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In India, Developers Attack New Land Law
By Rebecca Bundhun | September 2, 2013 9:50 AM ET
New land acquisition laws in India, replacing rules put in place more than a century ago during the British colonial era, will dramatically increase land prices and project costs, developers say.
India's lower house of parliament on Thursday passed the controversial land acquisition bill, designed to ensure that farmers are fairly compensated when their land is acquired for development.
The bill requires that landowners in rural areas should be paid four times the market value of the land in rural areas and twice the market rate in urban areas.
State governments or companies acquiring the land also need to pay for the resettlement of displaced persons under the revised rules, while 80 per cent of affected families need to give their consent before a private project can go ahead.
Although the land reforms are intended to make the rules clearer and speed up land acquisition processes, industry executives and developers argue that the regulations will drive up costs, property prices, and cause delays.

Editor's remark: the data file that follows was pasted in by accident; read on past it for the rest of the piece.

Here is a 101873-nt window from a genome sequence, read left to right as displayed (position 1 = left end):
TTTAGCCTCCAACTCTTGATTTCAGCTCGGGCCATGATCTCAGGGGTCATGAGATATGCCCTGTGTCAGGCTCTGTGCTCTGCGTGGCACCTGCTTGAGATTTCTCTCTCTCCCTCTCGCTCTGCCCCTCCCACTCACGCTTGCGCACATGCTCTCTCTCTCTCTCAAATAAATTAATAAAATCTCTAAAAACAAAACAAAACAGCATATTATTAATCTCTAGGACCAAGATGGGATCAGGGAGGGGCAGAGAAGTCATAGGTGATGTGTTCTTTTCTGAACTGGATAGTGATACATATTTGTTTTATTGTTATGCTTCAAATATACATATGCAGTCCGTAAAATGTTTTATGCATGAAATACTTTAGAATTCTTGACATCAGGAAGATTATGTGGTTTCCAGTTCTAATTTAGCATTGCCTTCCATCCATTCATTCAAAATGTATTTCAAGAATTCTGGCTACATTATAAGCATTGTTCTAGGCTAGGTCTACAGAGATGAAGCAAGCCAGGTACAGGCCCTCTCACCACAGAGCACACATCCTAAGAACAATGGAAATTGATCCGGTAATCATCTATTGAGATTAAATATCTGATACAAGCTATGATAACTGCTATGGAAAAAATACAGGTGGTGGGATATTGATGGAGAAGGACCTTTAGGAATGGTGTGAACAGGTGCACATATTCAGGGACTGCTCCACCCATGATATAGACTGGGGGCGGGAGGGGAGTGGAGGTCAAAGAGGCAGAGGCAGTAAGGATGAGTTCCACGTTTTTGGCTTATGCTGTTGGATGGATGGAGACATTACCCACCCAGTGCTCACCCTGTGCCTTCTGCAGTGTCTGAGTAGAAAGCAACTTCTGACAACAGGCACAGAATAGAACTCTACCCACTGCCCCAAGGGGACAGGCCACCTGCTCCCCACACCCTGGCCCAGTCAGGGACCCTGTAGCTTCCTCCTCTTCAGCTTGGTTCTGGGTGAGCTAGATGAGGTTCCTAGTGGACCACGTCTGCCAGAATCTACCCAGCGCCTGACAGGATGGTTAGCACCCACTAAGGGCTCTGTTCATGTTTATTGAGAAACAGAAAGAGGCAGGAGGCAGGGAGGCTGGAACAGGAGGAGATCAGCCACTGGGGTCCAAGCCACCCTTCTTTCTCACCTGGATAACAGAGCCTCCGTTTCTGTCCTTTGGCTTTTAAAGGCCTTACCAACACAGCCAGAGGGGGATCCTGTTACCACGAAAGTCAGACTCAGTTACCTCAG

S Gopalakrishnan, the president of the Confederation of Indian Industry (CII), said that the higher costs could make "industrial projects unviable and raise costs in the overall Indian economy" and "lead to major delays" because of having to secure the consent of so many landholders.
The bill still has to be approved by the upper house of parliament before it can become law, but this is largely considered a formality.
"For developers, the cost of land is going to increase significantly, impacting their project costs and therefore margins," said Mayank Saksena, the managing director of land services at Jones Lang LaSalle India. "Land valuations are already high and by further increasing them, land acquisition becomes even more difficult. Anyone without an existing land bank will now be looking at vastly increased entry costs."
Analysts at Crisil Research said: "The land acquisition process will be longer and project gestation period will increase."
The process of land acquisition could be stretched by up to five years, according to the Federation of Indian Chambers of Commerce and Industry (Ficci). The reforms will apply retrospectively in certain cases.
"Retrospective applicability of the bill would severely affect the on-going industry projects as re-starting the entire land acquisition process would lead to avoidable delays and consequent cost over-runs," said Mr Gopalakrishnan.
The land reforms could also result in developers getting tangled up in more disputes, some argue.
"With many open ended issues, there is a very high risk of multiple litigations even after the project has seen substantial investment will force investors to be extra cautious," said Rajgopal Nogja, the group chief operating officer of Hindustan Construction Company (HCC).